A new year’s resolution to seek solutions, not blame.

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Educational transformation requires everyone putting forth their best thinking to solve problems heretofore left unsolved.  We certainly have enough challenges to go around so everyone can be a part of the solution.

So why do so many involved in the education transformation effort critical of others’ work?  Why do we assign sinister motives to people we disagree with?  Why do so many just sit on the sidelines and point out where others are not succeeding perfectly?

For too long we have all been suspicious of other people’s efforts to make education better.  Business people blame educators whenever their workforce doesn’t measure up.  Legislators complain about educators when their schools aren’t perfect performers.  Educators blame parents and students for failure.  Parents blame schools.  Everyone blames poverty.  The common theme is a focus on blame.

What if we each realized the problem wasn’t cause for blame, but a reason to seek new approaches…to see the problem as a giant, complex jigsaw puzzle.  No one blames anyone when they open a new jigsaw puzzle.   They begin to cooperatively to find where each piece fits.  They start with edge pieces and work their way through.  Everyone involved tries to find a part of the solution.  They don’t ridicule when failure occurs, they just keep trying.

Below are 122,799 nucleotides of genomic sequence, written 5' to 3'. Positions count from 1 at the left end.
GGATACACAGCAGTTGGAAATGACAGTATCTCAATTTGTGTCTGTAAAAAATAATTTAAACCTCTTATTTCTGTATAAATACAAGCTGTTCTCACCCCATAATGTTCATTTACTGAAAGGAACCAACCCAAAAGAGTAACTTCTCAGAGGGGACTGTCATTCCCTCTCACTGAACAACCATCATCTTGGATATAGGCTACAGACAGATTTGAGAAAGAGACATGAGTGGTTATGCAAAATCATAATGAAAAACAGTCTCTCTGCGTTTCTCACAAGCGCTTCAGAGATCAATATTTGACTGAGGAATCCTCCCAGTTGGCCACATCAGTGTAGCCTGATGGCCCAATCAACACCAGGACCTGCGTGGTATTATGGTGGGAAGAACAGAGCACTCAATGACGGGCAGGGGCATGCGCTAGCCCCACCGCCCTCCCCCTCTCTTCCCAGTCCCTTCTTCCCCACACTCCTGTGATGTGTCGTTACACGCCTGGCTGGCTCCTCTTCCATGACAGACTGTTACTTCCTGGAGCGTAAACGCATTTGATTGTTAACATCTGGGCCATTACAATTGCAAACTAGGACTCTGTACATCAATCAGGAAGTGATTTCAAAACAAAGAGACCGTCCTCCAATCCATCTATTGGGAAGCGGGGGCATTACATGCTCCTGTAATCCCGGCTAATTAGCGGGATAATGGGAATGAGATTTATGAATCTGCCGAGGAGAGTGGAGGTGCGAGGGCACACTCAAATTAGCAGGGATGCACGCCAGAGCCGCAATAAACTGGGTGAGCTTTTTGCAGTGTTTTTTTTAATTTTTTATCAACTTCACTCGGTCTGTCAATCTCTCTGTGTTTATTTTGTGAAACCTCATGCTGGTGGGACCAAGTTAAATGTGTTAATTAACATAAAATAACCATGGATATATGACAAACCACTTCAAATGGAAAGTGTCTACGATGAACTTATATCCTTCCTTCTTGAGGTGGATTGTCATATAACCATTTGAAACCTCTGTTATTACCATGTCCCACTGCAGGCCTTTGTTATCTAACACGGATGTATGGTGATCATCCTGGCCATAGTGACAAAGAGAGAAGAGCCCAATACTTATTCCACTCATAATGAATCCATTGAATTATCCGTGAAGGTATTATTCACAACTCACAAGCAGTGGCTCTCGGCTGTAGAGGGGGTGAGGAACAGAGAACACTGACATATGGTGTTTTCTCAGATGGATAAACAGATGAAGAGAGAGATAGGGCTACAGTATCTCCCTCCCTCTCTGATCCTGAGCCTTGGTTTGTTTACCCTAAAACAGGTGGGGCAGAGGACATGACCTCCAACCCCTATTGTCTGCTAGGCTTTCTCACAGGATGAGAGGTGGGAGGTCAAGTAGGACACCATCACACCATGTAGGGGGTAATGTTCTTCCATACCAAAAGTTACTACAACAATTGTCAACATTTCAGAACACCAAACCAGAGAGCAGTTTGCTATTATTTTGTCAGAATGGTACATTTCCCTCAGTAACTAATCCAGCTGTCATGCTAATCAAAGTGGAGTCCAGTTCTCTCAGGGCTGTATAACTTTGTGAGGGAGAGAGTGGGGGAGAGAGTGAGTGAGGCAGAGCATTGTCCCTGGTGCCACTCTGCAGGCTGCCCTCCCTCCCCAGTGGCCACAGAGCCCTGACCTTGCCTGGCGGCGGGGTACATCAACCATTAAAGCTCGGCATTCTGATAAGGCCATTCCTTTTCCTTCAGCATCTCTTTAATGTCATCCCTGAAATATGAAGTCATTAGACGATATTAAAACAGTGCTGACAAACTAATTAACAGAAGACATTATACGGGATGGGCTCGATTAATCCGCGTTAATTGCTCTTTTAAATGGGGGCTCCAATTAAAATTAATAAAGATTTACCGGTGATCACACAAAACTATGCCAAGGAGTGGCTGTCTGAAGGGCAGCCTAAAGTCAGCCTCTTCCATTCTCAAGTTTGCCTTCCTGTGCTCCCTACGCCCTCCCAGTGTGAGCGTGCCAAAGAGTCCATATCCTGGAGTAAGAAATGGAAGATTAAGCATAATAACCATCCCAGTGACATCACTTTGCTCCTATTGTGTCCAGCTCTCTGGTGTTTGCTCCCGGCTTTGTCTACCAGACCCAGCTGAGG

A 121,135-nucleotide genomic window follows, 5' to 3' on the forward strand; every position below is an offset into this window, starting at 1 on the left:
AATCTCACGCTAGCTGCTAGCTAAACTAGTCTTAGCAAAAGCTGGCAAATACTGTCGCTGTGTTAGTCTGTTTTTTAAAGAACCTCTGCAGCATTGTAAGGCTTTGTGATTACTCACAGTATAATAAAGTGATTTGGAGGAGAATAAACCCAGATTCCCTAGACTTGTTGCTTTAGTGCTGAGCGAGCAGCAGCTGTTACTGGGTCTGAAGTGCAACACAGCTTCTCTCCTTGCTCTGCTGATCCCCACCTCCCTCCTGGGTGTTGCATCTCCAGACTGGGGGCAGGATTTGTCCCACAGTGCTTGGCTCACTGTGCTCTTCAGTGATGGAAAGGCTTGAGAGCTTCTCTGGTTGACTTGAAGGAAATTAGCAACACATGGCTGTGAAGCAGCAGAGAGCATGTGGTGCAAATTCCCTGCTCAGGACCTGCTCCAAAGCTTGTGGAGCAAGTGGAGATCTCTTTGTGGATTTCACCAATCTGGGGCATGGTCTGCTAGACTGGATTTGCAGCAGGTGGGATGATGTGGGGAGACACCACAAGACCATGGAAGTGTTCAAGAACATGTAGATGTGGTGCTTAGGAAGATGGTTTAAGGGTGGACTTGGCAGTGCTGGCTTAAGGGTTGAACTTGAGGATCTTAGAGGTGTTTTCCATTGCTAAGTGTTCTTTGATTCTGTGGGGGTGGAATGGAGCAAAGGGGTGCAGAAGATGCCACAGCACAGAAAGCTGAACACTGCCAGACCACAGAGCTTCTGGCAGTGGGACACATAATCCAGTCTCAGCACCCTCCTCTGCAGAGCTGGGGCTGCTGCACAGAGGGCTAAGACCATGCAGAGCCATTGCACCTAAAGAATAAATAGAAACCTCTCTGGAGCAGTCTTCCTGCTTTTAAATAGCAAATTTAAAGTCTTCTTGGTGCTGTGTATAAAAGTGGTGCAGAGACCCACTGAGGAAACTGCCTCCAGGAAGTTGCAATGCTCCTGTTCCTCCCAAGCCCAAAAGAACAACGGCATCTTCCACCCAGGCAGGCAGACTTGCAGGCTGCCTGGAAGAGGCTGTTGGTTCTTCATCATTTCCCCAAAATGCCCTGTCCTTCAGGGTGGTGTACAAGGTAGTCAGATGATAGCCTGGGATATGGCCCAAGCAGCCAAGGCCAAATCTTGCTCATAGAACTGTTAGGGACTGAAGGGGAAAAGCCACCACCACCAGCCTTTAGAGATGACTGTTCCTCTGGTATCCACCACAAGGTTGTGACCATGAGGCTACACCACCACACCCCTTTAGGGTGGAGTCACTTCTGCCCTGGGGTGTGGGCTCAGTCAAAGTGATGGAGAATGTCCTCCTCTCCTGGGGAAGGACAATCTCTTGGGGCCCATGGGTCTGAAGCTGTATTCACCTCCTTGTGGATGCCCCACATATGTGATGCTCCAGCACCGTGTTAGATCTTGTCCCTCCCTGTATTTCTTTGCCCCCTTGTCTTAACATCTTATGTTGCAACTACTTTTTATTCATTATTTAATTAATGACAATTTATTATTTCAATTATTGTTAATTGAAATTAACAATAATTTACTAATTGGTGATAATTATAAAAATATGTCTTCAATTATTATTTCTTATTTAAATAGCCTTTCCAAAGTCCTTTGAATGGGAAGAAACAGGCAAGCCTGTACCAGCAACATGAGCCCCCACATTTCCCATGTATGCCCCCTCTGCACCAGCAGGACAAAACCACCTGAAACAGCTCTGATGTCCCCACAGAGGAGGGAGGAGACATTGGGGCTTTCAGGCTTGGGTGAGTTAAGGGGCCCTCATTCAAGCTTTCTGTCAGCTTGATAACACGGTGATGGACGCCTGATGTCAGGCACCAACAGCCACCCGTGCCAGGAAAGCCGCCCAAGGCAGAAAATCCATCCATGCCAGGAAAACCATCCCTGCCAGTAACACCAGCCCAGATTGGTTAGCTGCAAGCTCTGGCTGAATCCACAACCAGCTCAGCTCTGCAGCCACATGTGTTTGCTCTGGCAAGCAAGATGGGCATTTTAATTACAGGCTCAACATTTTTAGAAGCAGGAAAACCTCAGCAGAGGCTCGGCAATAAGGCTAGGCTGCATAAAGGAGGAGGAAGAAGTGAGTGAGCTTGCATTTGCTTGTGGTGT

Peter Senge in his book, The Fifth Discipline, describes a series of organizational learning disabilities.  These disabilities prevent individual and organizational learning and growth.  A prominent one in education is “The enemy is out there.”  When we can blame someone else for our problems, we don’t need to change or learn.  When someone says “Those kids can’t learn!”, they are exhibiting the learning disability “The enemy is out there.”  They blame the kids and don’t see any reason to change. 

What if we said, “We don’t know how to teach those kids, yet!”  Now we take control of our own reaction and begin the task to find solutions.  No blame, no sinister assumptions, no complaining about someone else.  We start to seek solutions within our control.

 We will all be afflicted with the disability “The enemy is out there” during 2018.  But what if we made a conscious effort to seek solutions within our control instead of blaming?  We would make a greater difference for students.  If you catch yourself moving from disability to action, let me know how you did it.  I’ll share anything I receive in future blogs.

Happy New Year!

Robert Sommers